Here are the top and bottom 20 countries on the cumulative deaths per case metric:

The people of Vanuatu have been unlucky; they have had only four cases, but one death. Yemen and Syria are war zones, Somalia is all but, and many of the other countries near the top of the deaths per case league have ongoing political problems. It’s a surprise to see Mexico right up there in third place; though their health care system does seem to have had some problems in the past. And Bosnia, Bulgaria and Hungary all have high deaths per million from relatively moderate cases per million, suggesting that they too may have health care system problems.

At the other end, though, Singapore is last of all among those that have had deaths. They surely must have been doing something right! And Mongolia, the UAE, Timor, Laos and Bhutan have all appeared at the right end of the table in some of the earlier lists.

Here’s the plot of cumulative deaths per case against UN HDI index:

The trend, such as it is, is downwards. So, the more developed countries have slightly less deaths per case; as you would expect from better health care systems.


Here’s the graph of world-wide vaccinations:

Those numbers look quite impressive. But 600,000,000 is only about 7.5% of the current world population. And many countries have not yet even started vaccinating. Here are the lists of the top 20 in people fully vaccinated (two jabs) and people vaccinated (one or two):

The Seychelles has the most vaccinated population in the world; but even they had new outbreaks early in May, resulting in the imposition of a new lockdown. But the Seychelles economy is almost entirely dependent on tourism, and some of the people infected have been visitors.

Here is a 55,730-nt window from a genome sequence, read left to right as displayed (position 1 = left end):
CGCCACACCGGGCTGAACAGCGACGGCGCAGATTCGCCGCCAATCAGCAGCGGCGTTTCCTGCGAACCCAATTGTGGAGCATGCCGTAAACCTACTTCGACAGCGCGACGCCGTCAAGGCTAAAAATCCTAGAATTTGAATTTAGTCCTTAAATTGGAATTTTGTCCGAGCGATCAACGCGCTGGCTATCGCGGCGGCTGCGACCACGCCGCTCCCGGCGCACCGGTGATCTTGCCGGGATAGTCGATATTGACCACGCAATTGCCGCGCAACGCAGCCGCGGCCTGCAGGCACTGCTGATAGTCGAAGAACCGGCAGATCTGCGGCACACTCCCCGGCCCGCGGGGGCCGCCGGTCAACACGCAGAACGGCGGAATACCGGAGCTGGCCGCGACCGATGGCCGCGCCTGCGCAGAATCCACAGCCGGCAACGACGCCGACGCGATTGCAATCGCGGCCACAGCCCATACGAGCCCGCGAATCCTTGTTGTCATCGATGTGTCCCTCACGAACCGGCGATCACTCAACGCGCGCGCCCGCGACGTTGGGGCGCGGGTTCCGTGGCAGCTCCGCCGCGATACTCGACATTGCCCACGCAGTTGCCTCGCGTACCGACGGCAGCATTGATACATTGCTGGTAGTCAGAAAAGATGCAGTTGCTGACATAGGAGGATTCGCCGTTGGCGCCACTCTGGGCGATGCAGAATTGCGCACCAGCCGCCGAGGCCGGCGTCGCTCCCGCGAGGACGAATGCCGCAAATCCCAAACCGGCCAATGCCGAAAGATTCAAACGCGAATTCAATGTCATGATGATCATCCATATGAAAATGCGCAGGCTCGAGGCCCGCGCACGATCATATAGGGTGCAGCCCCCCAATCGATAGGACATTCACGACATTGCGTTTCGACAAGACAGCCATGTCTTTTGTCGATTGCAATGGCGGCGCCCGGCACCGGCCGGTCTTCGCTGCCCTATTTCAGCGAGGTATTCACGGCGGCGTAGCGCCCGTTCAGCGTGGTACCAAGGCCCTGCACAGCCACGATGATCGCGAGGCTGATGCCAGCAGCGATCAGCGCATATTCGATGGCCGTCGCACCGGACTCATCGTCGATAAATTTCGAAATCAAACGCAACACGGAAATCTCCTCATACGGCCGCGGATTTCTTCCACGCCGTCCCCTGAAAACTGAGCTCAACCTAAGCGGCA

I’ll leave to another day the question of how well the vaccines are working. For today, I’ll simply identify a few countries, where we should already be able to see some significant effects of vaccinations. Israel and the UAE I think are good choices, particularly because they have similar populations of just under 10 million. And the only two large countries (bigger than 50 million) in the lists, the UK and the USA, need to be in there too.

To sum up

The seeming correlation between low cases per test and low deaths per million came as a bit of a surprise to me. But it seems to explain at least part of why some very different cultures, notably the Nordics and those of Chinese extraction, seem independently to be doing well against the virus, relative to other countries. They test early, and follow up quick.

Singapore seems to be an outstanding example of getting the virus response right. I’ll take a closer look at some time in the future. I’m not sure I believe the Chinese figures, particularly now the pre-January 22nd data has been disappeared; I’ll have to take a look at them, too. And Israel, the UAE, the UK and the USA will be on my list for looking at the effectiveness of vaccinations in a more quantitative way.